As stated previously, when the filter springs open during insertion, its struts engage the wall of the vena cava with some force. Penetration of the caval wall by the sharp anchoring prongs is necessary to prevent filter migration. Whether the prongs actually perforate the cava is not documented, but there have been no reported complications attributed to this. However, strut perforation can take place in a minority of cases, particularly if there is angled insertion, or if an effort is made to alter the position of a filter after it has been extruded. Methods used to assess filter position have included computerized tomography, ultrasound, and venacavography. Strut perforation has been the potential cause of two retroperitoneal hematomata, one case mimicking intestinal obstruction, and one case of reversible hematuria. Long-term experience with patients both treated and untreated with anticoagulants has not revealed other complications. generic wellbutrin Read the rest of this entry »

Anticoagulation
Anticoagulation remains the primary therapy for deep venous thrombosis. Caval filtration serves to protect the patient from one complication of this disease (pulmonary embolism) but has no effect on venous thrombosis. Therefore, anticoagulation should be administered as usual if no contraindication exists. While he prefers to discontinue heparinization briefly prior to insertion, Greenfield contends that anticoagulation is not an absolute contraindication to filter placement. This assertion is supported by the experience of Gomez et al who routinely administered 7,500 units of heparin immediately prior to venotomy in those patients without contraindication and noted no increase in complications. In the two reported cases of retroperitoneal hematoma in association with a filter, both patients received excessive anticoagulation therapy. In one of the cases, the patient underwent laparotomy 18 months later (for another condition), at which time, one arm of the filter was noted to have perforated the I VC. The actual timing could not be proven, and the earlier bleed would suggest that the perforation took place during or shortly after insertion. There is no other evidence that patients receiving anticoagulation therapy are at increased risk of caval hemorrhage. starlix 60 mg Read the rest of this entry »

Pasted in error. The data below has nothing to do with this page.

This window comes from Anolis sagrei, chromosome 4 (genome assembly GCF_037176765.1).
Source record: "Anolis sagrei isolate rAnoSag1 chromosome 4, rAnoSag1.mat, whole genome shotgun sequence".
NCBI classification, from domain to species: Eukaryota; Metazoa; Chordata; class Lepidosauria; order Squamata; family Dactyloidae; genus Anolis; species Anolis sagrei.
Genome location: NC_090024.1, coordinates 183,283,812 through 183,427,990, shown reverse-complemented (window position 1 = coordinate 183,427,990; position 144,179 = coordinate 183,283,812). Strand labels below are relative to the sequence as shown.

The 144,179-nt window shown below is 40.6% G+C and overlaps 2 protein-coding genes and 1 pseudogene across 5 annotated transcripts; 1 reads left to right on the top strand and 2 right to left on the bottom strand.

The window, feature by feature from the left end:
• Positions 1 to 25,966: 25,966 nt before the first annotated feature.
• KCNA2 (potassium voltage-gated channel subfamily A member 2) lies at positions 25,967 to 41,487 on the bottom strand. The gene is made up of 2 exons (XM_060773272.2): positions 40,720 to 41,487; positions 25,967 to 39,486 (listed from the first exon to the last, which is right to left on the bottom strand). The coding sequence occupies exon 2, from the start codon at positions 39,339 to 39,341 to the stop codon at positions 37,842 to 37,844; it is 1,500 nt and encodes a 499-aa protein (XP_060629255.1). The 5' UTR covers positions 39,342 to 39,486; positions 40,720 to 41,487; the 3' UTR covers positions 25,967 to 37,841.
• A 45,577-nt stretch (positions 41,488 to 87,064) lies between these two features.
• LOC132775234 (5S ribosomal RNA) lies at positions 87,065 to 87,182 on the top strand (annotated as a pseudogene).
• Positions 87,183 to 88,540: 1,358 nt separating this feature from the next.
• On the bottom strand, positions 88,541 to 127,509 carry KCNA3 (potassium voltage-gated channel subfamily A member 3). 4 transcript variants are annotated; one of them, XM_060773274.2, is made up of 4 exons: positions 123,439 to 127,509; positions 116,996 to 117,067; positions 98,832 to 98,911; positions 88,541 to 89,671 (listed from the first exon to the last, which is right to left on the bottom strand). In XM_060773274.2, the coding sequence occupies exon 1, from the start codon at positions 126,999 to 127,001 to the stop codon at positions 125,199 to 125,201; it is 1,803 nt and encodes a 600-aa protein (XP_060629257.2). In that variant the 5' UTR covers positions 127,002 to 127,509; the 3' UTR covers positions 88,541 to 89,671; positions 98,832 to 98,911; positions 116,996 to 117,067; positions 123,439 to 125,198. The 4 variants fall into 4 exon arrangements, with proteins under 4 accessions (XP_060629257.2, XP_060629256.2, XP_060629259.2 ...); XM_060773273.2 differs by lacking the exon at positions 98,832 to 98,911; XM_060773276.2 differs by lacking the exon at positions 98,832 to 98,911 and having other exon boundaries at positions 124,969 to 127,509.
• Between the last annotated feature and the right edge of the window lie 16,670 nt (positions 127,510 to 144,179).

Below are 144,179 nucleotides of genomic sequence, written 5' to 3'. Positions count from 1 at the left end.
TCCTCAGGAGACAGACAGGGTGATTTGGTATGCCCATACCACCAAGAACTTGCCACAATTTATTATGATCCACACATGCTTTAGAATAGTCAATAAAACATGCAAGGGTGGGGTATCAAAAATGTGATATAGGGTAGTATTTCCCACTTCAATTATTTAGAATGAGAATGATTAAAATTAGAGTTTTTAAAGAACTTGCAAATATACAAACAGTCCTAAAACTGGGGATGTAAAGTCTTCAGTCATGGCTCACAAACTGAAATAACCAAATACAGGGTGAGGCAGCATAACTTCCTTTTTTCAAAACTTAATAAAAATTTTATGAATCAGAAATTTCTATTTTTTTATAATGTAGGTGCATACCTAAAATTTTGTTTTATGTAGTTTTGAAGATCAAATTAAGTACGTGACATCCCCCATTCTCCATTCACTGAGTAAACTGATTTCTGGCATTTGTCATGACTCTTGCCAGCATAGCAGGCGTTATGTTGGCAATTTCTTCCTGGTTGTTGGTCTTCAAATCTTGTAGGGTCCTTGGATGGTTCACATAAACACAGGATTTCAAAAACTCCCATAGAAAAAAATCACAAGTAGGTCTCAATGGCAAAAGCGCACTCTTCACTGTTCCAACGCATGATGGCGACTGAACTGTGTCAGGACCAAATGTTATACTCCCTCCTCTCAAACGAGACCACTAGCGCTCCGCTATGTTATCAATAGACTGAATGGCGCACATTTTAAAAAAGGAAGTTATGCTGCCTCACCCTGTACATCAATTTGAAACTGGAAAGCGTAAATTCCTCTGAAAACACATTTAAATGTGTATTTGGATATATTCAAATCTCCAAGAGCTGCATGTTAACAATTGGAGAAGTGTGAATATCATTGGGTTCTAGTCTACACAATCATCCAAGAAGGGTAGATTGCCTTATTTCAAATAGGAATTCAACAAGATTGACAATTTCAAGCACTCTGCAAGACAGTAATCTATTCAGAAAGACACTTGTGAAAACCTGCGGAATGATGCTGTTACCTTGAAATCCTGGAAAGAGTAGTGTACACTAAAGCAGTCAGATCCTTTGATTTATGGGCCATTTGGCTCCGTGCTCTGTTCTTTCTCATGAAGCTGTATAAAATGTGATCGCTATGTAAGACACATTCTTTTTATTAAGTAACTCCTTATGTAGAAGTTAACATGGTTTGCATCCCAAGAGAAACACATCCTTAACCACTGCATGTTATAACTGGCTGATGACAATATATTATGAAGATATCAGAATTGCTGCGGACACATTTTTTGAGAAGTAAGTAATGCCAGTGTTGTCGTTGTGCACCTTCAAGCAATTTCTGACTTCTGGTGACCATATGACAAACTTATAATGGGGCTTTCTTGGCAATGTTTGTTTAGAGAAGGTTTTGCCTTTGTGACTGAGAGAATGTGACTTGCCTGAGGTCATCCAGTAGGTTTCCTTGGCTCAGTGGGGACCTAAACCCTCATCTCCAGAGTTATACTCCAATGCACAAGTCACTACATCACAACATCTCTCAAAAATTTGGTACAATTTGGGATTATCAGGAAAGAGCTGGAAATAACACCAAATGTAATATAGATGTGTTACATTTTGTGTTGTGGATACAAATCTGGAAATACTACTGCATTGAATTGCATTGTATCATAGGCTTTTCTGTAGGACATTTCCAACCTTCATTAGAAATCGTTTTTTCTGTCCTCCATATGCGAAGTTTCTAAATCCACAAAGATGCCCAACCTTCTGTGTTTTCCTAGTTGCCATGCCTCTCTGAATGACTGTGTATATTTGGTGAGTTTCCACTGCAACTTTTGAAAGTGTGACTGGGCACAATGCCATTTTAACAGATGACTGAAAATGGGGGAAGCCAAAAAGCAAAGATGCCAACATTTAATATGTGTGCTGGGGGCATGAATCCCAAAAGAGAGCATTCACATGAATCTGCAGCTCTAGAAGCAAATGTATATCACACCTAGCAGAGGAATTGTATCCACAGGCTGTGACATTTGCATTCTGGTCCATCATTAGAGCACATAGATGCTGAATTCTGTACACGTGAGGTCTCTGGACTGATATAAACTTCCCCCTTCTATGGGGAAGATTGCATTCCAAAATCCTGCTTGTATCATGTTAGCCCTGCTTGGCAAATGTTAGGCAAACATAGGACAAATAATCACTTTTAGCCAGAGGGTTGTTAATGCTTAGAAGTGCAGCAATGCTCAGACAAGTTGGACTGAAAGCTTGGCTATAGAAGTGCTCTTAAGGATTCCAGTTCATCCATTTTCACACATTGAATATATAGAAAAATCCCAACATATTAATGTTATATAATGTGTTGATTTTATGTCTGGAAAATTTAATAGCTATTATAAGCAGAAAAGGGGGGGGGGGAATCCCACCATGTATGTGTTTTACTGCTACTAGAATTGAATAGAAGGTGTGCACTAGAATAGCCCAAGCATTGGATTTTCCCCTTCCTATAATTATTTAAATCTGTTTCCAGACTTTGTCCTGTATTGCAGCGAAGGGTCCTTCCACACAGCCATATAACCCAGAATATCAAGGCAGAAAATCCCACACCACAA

The Greenfield Vena Cava Filter: Recurrent Pulmonary EmbolismRecurrent Pulmonary Embolism
The purpose of caval filtration is to prevent pulmonary embolism. One of the arguments against the use of the Mobin-Uddin umbrella, and indeed, all other devices which can lead to caval occlusion, is that future embolization may take pace through extensive venous collateral circulation. In addition, the presence of a foreign surface in the blood stream may activate clotting, and the “protector” may then become the seed from which future embolic episodes grow. medicine-against-diabetes.net Read the rest of this entry »

Operative Complication
Most series documenting operative complications were compiled prior to the changes made in 1983, changes designed to improve certain reported complications of insertion: oblique placement, clot formation during insertion, and difficult accurate placement into the infrarenal IVC. Anecdotal reports substantiate these improvements. Therefore, these early reports likely represent “worse case” scenarios. We have pooled reports of 463 attempted insertions from ten different series.- Of 463 attempts, 12 filters could not be placed due to technical or anatomic problems. Twenty-three filters were misplaced into locations, including the suprarenal IVC, renal vein, iliac veins, and the right ventricle. buy glucotrol online Read the rest of this entry »